YOUNGSTOWN — It’s been a long, strange journey for the Idora Park carousel
since it was sold at auction in 1984, the year the amusement park was
The carousel has been transported to Brooklyn, N.Y. and undergone more than
22 years of rehabilitation while awaiting its place in the sun again.
That time is coming soon, said Jane Walentas, the carousel’s owner and
The New Jersey-born artist devoted more than two decades to restoring every
detail of the 86-year-old carousel. All the superfluous coats of paint have
been stripped to reveal the original designs. Those designs were carefully
preserved and recreated.
The entire system electrical and lighting systems were rewired and the
In 2006, her opus was at last complete.
“It all looks spectacular,” said Walentas. “Everyone who sees it goes crazy
Now, the carousel is on display in a storefront in Brooklyn, waiting for its
final resting spot to be determined. But it won’t have to travel far.
Walentas and her husband — a real estate developer — had selected a site for
the carousel before the couple ever set eyes on the 1922 Philadelphia
Toboggan model that delighted generations of children in Youngstown.
Walentas’ career with the Idora Park carousel began in the early ‘80s, when
her husband was charged with revitalizing a former industrial neighborhood
known as DUMBO (Down Under the Manhattan Bridge Overpass). A partner in the
project suggested that the derelict park in the neighborhood’s center — with
its striking view of Manhattan and the Brooklyn Bridge — would be an ideal
spot for a merry-go-round.
With her bachelor’s and master’s degrees in fine arts, Walentas was the
natural choice to carry out the vision. She spent one year researching and
shopping around before arriving in Idora Park on Oct. 24, 1984.
Her search, of course, ended there.
“I said to my husband, ‘If you’re really serious about this, this is the
one.’” said Walentas.
The Idora carousel was a rare find in more ways than one, Walentas said.
Handcrafted by master woodcarver Frank Carretta, it was one of the few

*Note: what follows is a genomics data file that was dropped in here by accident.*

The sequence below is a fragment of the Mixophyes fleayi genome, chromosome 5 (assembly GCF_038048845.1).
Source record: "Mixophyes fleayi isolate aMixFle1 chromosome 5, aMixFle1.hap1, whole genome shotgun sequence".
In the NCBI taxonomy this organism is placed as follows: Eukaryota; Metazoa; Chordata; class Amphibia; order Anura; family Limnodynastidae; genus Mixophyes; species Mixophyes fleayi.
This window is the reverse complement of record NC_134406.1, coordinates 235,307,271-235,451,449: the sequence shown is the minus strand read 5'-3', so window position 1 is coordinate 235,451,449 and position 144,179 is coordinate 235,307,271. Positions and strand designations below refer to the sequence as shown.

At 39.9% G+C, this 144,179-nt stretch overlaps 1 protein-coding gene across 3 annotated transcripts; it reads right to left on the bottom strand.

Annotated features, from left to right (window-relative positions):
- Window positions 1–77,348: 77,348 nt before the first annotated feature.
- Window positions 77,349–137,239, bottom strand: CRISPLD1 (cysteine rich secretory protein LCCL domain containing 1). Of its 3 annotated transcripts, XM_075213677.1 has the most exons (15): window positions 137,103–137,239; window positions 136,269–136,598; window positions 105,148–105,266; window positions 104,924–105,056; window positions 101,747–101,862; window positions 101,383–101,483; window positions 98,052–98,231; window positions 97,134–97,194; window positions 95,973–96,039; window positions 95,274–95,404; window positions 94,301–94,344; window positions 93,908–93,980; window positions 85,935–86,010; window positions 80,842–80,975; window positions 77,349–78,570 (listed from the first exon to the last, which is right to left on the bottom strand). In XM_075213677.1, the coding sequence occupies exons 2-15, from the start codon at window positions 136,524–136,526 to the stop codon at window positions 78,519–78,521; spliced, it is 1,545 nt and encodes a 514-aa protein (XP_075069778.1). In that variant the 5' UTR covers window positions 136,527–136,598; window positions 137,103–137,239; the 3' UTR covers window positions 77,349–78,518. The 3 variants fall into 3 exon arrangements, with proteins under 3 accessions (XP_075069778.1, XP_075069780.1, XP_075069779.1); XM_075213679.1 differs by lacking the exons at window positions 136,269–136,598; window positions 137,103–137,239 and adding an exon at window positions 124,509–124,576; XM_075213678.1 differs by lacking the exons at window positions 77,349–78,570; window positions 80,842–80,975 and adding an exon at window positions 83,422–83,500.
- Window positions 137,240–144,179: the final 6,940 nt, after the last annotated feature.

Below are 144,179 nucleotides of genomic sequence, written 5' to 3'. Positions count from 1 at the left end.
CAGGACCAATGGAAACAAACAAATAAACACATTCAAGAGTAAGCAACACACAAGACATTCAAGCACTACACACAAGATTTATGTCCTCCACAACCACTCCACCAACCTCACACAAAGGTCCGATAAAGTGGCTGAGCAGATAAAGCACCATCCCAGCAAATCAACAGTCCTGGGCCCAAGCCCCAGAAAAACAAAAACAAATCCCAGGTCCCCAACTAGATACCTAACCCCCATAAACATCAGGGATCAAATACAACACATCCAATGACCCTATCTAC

Walentas had seen that hadn’t been dismembered or relocated. It was one of
the most detailed, as well.
“I thought the carvings on the carousel were absolutely magnificent,”
Walentas said. “Everything else about the carousel — all the roundings and
rim boards — were way more elaborate that I had seen.”
The Walentas’ $385,000 bid was enough to disappoint collectors from across
the country that day. Thus began restoration project that occupied Walentas
for more than two decades.
“The horses had maybe 10 coats of paint,” she said. “I started by scraping
down with an X-acto knife.”
Scraping and documenting, consulting with expert restorers and filling in
cracks all were an exercise in precision. Just scraping paint from the
horses took Walentas 16 of the 22 years, she said.
“It was like doing an architectural dig. It was very exciting,” she said.
“Sure enough, I found all this original painting.”
Now, Jane’s Carousel — as New Yorker’s affectionately call it — waits while
officials debate the proper resting place in the Brooklyn Bridge Park. On
occasion, Walentas invites the public in to the storefront for a viewing,
but the space is too limited to permit rides.
Still, in its new home far from Mill Creek Park and the Idora midway, the is
carousel loved by all who know it, Walentas said — especially its owner.
There are few, if any, antique carousels in the United States that have been
so artfully restored, she said.
“When the carousel was all put back together, it was just the most
staggering and exciting thing,” she said. “I’m thrilled with where it came